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Sha’Carri Richardson Is Back On Top, The Fastest Woman in the World

Sha’Carri Richardson Is Back On Top, The Fastest Woman in the World

Sha’Carri Richardson
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The out runner's comeback is just in time for the 2024 Olympics in Paris.

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You can't keep a good runner down! Out American runner, Sha’Carri Richardson, is back and proving once again why she is one to watch — and why we are proud to call her family!

In a glorious comeback after being banished from the Tokyo Olympics in 2022 for testing positive ahead of the games for THC, one of the active components of cannabis, Richardson won the 100-meter world title at the World Athletics Championships in Hungary on Monday.

Delighting crowds at the National Athletics Center in Budapest, Richardson ran a personal best time of 10.65 seconds, making her the fastest woman in the world.

The achievement proved her personal mantra, “I’m not back. I’m better.”

In the aftermath of the controversy surrounding her exit from the Tokyo games, the world champion said she would need time to process it all, the New York Timesreports.

“Honestly, I don’t even know what to say,” Richardson confessed. “It’s surreal. I think in the morning, I’ll probably feel it.”

It was a remarkable upset by Richardson over Jamaican sprinters Shericka Jackson and Shelly-Ann Fraser-Pryce.

“I’m honored. I’m blessed. I had great competition, [which] pulled the best out of me, and I’m just honored to leave with a gold medal,” Richardson remarked after the race.

NBC News reports that during last year’s U.S. Track and Field Championships, Richardson could not advance past the 100-meter heats.

As a result of Monday’s performance, the 2024 Olympic hopeful is in a better position than ever before.

Before winning Monday’s race, she was considered a favorite to earn an Olympic spot after winning the U.S. 100-meter title last month.

As Richardson’s journey on the track continues, she hopes fans will see athletes for more than their accomplishments.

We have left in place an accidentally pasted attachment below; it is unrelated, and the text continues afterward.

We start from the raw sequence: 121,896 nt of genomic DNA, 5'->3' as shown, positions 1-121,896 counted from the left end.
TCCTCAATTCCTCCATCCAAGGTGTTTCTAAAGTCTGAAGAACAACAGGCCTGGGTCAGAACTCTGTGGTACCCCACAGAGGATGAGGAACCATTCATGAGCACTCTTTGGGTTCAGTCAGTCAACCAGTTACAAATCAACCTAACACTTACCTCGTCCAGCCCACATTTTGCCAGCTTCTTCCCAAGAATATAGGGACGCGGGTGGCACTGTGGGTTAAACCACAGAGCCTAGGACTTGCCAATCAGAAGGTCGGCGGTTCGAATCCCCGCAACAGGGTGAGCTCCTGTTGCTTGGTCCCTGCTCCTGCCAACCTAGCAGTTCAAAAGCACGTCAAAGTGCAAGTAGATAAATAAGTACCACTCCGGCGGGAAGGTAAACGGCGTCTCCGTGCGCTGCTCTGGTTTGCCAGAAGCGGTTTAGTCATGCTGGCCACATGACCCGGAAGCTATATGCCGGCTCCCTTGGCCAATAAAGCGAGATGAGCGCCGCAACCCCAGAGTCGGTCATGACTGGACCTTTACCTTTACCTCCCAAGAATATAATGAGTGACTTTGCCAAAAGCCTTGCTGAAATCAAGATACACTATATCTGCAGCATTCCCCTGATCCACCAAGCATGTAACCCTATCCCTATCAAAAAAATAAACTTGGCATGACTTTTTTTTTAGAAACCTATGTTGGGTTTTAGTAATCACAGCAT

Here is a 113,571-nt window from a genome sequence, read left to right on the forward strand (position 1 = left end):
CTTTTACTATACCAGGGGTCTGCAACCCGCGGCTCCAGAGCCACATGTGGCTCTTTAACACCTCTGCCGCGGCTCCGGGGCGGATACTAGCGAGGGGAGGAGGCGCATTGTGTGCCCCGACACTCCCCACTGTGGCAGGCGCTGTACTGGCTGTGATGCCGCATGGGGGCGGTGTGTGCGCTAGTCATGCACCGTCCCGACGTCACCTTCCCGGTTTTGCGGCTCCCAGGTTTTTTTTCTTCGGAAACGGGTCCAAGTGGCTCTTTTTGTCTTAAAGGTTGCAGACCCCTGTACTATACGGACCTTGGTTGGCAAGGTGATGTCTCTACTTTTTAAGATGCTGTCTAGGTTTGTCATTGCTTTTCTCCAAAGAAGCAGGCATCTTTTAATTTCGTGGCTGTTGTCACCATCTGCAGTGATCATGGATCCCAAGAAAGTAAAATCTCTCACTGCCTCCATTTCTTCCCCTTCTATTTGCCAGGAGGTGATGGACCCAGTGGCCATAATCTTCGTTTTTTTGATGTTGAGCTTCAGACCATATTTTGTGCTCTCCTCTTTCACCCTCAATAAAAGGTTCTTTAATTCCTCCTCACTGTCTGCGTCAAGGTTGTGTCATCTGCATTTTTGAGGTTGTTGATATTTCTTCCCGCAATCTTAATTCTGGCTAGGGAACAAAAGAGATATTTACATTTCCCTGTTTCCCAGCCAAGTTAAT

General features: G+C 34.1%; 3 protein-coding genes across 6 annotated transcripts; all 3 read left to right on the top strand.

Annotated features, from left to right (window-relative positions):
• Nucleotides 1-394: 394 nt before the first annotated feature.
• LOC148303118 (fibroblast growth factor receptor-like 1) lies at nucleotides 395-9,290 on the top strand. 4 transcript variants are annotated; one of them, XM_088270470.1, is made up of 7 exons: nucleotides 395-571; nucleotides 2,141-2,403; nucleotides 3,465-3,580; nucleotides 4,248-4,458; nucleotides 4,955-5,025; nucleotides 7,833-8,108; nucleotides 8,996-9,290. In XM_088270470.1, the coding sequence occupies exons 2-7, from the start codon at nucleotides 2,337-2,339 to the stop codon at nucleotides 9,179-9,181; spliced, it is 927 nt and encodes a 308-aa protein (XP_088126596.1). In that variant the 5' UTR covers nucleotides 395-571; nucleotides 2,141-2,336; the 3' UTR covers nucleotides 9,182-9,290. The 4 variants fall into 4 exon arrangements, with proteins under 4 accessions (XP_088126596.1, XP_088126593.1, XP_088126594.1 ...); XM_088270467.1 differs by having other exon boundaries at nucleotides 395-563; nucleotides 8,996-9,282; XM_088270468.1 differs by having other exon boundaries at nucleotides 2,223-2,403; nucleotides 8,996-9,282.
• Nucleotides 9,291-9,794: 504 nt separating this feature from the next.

Richardson wants fans to recognize the struggles and sacrifices that athletes go through to reach their goals. She hopes her story will encourage others to never give up on their dreams, no matter their obstacles, the Dallas Morning News reports.

“I would say’ never give up,’” she replied when asked what message this triumph conveyed. “Never allow media, never allow outsiders, never allow anything but yourself and your faith define who you are. I would say ‘Always fight. No matter what, fight.’”

We're so proud to call her family.

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Christopher Wiggins

Christopher Wiggins is a senior national reporter for The Advocate. He has a rich career in storytelling and highlighting underrepresented voices. Growing up in a bilingual household in Germany, his German mother and U.S. Army father exposed him to diverse cultures early on, influencing his appreciation for varied perspectives and communication. His work in Washington, D.C., primarily covers the nexus of public policy, politics, law, and LGBTQ+ issues. Wiggins' reporting focuses on revealing lesser-known stories within the LGBTQ+ community. Key moments in his career include traveling with Vice President Kamala Harris and interviewing her in the West Wing about LGBTQ+ support.

Christopher Wiggins is a senior national reporter for The Advocate. He has a rich career in storytelling and highlighting underrepresented voices. Growing up in a bilingual household in Germany, his German mother and U.S. Army father exposed him to diverse cultures early on, influencing his appreciation for varied perspectives and communication. His work in Washington, D.C., primarily covers the nexus of public policy, politics, law, and LGBTQ+ issues. Wiggins' reporting focuses on revealing lesser-known stories within the LGBTQ+ community. Key moments in his career include traveling with Vice President Kamala Harris and interviewing her in the West Wing about LGBTQ+ support.